Biggest Indian Lender Asks Banks to Avoid ‘Shorting’ Bond MarketBy , , and
Yields on most-traded notes slid thrice this year on squeeze
Bankers shorting for speculative gains should refrain : SBI
The chairman of India’s biggest lender said banks should avoid short selling of sovereign bonds purely for speculative gains as that may deter investors from lending the notes in the repurchase market.
The bond market faced at least three incidences of a so-called repo-squeeze in March and April as investors running overnight outright short positions in sovereign debt weren’t able to borrow the securities needed to finance them. That drove the participants to the secondary market, causing yields on the most-traded notes on those days to slide.
“Those bankers who are shorting the market for short-term speculative gains need to avoid doing that,” Arundhati Bhattacharya, chairman of State Bank of India, said in an interview with Bloomberg TV in Yokohama, Japan on Thursday. “Lenders in the market also need to be able to go ahead and lend whenever there is a requirement.”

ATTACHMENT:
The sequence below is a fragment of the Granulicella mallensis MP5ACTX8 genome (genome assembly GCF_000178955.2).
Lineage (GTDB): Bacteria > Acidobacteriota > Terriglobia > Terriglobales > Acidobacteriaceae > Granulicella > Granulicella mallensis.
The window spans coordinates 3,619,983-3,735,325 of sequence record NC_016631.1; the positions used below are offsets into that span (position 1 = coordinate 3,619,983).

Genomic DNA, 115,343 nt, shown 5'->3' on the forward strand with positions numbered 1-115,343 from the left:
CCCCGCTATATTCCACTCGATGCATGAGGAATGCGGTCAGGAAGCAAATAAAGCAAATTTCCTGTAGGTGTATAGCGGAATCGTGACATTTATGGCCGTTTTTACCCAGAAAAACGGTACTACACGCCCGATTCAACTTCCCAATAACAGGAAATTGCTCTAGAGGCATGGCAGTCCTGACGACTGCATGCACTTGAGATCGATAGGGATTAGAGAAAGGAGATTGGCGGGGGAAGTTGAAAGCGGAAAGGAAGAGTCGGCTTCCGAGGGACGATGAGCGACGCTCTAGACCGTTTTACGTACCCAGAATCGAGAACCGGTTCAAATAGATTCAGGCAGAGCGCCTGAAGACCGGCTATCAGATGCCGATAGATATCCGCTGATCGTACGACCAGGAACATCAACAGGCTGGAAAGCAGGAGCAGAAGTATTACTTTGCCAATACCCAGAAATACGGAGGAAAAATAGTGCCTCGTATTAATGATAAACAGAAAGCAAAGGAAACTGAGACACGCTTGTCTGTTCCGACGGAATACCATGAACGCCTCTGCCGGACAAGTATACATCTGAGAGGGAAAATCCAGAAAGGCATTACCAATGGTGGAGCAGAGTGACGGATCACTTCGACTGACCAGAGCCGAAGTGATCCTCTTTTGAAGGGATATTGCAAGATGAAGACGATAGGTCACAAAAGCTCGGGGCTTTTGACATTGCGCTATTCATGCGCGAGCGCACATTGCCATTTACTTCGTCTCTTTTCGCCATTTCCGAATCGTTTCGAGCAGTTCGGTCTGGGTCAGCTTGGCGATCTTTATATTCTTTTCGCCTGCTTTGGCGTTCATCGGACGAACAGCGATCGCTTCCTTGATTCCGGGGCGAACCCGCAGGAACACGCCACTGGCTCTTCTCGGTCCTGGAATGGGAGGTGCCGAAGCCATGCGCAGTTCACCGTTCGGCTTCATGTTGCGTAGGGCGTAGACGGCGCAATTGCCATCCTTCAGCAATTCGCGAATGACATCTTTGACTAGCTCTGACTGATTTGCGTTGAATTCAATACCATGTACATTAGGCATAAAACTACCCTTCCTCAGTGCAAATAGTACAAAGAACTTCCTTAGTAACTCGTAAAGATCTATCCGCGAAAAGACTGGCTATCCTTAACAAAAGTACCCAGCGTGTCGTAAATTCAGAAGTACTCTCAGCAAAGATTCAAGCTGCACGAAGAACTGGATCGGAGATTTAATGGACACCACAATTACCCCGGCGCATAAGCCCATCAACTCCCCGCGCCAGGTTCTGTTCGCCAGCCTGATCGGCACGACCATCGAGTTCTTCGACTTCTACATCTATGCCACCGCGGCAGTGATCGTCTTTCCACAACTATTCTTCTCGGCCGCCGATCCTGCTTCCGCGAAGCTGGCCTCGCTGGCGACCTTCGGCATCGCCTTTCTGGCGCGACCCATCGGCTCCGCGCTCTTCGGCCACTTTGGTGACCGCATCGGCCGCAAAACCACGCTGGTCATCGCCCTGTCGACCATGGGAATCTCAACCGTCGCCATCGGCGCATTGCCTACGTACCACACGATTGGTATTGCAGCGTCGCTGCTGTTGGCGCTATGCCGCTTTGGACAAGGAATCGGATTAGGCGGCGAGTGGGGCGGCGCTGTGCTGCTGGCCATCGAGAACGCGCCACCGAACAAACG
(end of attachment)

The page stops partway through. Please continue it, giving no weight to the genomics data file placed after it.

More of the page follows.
Bhattacharya said she doesn’t expect any more repo squeezes. Investors such as banks and primary dealers borrow and lend fixed-income securities in the repo market. The repos are vital because they allow traders to finance positions in the broader fixed-income market, helping deepen it, while also playing a role in determining borrowing costs.
“Shorting is an integral part of any market which functions smoothly,” Sandeep Bagla, associate director at Trust Capital Services India Pvt., wrote in an email. “By allowing shorting, market levels are allowed to reflect the views of all participants.”
On two days in early March, India’s most-traded bonds became virtually unavailable in the repurchase market as banks refused to part with the securities. A similar situation occurred again in early April.
“I think there was a lot of shorting in the market and therefore there were lenders who didn’t want to go ahead and lend,” Bhattacharya said. “I think what needs to be done is there has to be more discipline on both sides.”
— With assistance by Kartik Goyal